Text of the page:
These Are The Dating Apps That College Students Actually Use

Even though you’re surrounded by fellow students when you’re in college, sometimes you find that you’re just don't want to date anyone in your sociology lecture. Or your freshman composition class. Or your physics study group. Or even in your entire dorm. Whether you want to digitally swipe through classmates you haven’t met yet, expand your range to look for students at nearby colleges, or go out with someone who's not attending college or has already graduated, there’s an answer to your conundrum: a dating app.

Today, more people meet their partners on dating apps than in any other way. This is true for couples of all sexual orientations, but particularly true for same-sex couples. And dating apps are very popular among people in their late teens and early 20s. One survey found that 75% of adults ages 18-24 use Tinder — and that’s just one app.


So, you’re a college student who wants to use a dating app. Which app do you use? I conducted a quick social media survey to find out. Turns out that while there are college-specific dating apps out there, the dating apps college students use aren’t too different from the dating apps twenty-somethings and thirty-somethings use. And that's without even going into sliding into someone's Instagram DMs. If you want to use a dating app in college, these are your best bets.


How it works: As you probably know, Tinder is the original "swiping app." Swipe right on people you’re interested in and left on people you’re not. If you match, you can start talking. Tinder also offers a college student-only feature called Tinder U.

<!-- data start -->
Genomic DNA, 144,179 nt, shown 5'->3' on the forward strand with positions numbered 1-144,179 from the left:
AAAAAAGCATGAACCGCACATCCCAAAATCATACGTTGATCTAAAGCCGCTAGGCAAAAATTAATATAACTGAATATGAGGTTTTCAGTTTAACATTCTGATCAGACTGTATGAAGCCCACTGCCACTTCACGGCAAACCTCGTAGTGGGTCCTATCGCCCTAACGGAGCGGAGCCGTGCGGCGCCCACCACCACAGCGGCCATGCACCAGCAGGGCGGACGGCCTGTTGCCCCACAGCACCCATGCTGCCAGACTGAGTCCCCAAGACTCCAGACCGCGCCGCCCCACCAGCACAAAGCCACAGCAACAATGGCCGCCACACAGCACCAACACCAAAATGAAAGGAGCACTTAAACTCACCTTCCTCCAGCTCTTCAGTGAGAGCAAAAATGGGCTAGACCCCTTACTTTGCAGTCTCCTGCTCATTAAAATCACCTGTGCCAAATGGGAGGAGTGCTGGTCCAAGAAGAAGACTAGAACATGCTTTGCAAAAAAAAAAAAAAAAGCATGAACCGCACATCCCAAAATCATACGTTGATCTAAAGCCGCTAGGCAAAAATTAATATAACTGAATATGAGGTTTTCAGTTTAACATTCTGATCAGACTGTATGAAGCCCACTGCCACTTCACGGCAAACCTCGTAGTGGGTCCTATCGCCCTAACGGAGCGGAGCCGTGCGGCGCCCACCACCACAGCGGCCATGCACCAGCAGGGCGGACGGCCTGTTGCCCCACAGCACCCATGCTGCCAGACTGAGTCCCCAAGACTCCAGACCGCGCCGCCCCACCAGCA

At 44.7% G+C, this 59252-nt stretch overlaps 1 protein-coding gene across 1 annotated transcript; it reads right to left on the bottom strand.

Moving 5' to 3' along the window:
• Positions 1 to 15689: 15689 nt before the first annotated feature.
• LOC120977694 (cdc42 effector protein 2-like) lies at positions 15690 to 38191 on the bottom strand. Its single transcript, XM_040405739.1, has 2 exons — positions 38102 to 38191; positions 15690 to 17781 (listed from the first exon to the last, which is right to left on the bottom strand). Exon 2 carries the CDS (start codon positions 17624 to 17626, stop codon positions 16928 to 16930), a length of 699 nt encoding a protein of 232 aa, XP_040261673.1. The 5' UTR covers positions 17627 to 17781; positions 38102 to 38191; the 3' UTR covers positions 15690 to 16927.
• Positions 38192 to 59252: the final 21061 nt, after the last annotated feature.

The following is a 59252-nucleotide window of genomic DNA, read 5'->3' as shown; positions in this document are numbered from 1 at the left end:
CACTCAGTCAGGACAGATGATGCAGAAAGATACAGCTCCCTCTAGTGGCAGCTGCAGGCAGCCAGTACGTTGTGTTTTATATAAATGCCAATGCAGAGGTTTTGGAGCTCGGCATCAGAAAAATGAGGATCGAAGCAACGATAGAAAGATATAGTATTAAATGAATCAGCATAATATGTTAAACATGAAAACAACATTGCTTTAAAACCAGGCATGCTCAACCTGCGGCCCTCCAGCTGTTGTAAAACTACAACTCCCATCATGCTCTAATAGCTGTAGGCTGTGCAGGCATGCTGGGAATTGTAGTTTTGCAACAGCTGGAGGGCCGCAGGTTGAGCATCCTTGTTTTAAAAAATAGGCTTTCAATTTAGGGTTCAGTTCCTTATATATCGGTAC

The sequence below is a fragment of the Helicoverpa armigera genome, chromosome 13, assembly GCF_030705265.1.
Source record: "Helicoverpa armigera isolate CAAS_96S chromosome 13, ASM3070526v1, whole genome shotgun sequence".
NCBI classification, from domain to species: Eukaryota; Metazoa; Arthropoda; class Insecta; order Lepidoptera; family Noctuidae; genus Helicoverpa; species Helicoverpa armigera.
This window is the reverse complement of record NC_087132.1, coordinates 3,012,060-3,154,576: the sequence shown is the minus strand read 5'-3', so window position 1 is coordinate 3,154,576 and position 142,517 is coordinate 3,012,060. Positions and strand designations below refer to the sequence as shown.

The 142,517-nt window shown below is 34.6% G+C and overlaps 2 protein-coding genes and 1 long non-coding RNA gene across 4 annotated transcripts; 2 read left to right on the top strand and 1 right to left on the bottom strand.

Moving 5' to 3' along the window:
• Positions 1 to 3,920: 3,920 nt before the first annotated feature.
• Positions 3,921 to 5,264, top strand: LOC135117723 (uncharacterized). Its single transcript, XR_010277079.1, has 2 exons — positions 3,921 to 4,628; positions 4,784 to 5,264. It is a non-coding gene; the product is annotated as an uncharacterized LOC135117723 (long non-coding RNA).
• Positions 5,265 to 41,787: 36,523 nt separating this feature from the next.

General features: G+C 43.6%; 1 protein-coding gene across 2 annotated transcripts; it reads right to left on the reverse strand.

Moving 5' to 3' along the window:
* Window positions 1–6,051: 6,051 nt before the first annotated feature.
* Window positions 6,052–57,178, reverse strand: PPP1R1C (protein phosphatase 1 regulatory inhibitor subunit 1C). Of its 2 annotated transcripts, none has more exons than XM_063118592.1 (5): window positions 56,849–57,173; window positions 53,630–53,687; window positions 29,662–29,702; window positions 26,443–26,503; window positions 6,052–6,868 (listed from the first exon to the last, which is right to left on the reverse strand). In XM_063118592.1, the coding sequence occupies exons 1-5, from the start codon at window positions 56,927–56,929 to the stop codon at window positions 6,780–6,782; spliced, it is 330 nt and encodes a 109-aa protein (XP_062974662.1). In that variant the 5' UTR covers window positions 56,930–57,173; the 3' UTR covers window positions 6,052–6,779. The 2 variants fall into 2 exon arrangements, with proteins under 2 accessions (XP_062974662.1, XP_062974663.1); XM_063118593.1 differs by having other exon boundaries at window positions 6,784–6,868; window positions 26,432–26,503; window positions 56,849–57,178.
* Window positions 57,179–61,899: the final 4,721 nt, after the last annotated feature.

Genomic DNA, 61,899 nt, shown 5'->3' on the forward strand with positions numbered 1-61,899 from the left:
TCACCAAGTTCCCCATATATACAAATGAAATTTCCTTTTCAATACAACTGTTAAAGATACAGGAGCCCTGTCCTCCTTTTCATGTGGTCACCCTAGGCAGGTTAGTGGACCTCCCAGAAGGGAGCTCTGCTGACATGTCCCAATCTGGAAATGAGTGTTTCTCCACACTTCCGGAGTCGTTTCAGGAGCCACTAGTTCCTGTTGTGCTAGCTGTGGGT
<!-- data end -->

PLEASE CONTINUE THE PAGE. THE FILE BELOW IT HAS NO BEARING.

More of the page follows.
One review: “The only dating app you need to have. Very easy to use and you can always find someone to chat up. The filters are very helpful and you can sift and find matches nearby.”


How it works: You swipe right on people you’re into and left on people you’re not. The Bumble twist: If you’re a woman who matched with a man, you’re the only one who can initiate a convo.

One review: “I love using Bumble. As a woman, I like that it gives me control in a conversation and I don’t get weird messages from guys.”


How it works: On HER, a dating app for queer women, nonbinary folks, and trans men, you can “like” profiles of people you’re interested in. If you match with each other, you can start talking. There’s also a social media-style feed where you can find out about local events and chat with members.

One review: “I love it. I get to talk to cute girls in my area without having the issue of accidentally asking a straight girl out.”


How it works: If you're into someone's Hinge profile, you can “heart” one of their photos or one of their answers to three prompts. If you match, you can start talking.

One review: “It’s not like other dating apps and really does a great job of connecting you with the right people. Of course some people get flaky and don’t reply, but Hinge offers you many people with similar interests.”


How it works: OkCupid has lengthier profiles than other dating apps, plus numerous questions you can answer. If you’re into someone’s profile, you can swipe right on them and send a message. However, people can only read messages from people that they’ve liked.

One review: “The set of prompts supports deeper connections than any other app I’ve used. The set of questions to automatically judge compatibility is impressive and unique to this app.”

Coffee Meets Bagel

How it works: Every day, Coffee Meets Bagel sends you a select number of “bagels.” You can “like” or “pass” on each bagel, and if you match on each other, you can start talking.

One review: “Love how this site encourages real conversation and meeting up in person. I like that it gives you something deeper to talk about then ‘yo what are you doing?’ It’s like they are encouraging real relationships and not just flings.”
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